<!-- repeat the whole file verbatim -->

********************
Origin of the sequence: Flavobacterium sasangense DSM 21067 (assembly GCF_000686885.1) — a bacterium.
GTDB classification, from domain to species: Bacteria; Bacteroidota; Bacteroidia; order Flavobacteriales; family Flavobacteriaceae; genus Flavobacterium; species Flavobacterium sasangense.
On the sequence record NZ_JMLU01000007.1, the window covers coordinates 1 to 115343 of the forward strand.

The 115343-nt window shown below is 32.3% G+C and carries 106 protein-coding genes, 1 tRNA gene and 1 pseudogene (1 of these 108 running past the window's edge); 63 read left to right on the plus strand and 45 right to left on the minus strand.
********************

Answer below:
Origin of the sequence: Flavobacterium sasangense DSM 21067 (assembly GCF_000686885.1) — a bacterium.
GTDB classification, from domain to species: Bacteria; Bacteroidota; Bacteroidia; order Flavobacteriales; family Flavobacteriaceae; genus Flavobacterium; species Flavobacterium sasangense.
On the sequence record NZ_JMLU01000007.1, the window covers coordinates 1 to 115343 of the forward strand.

The 115343-nt window shown below is 32.3% G+C and carries 106 protein-coding genes, 1 tRNA gene and 1 pseudogene (1 of these 108 running past the window's edge); 63 read left to right on the plus strand and 45 right to left on the minus strand.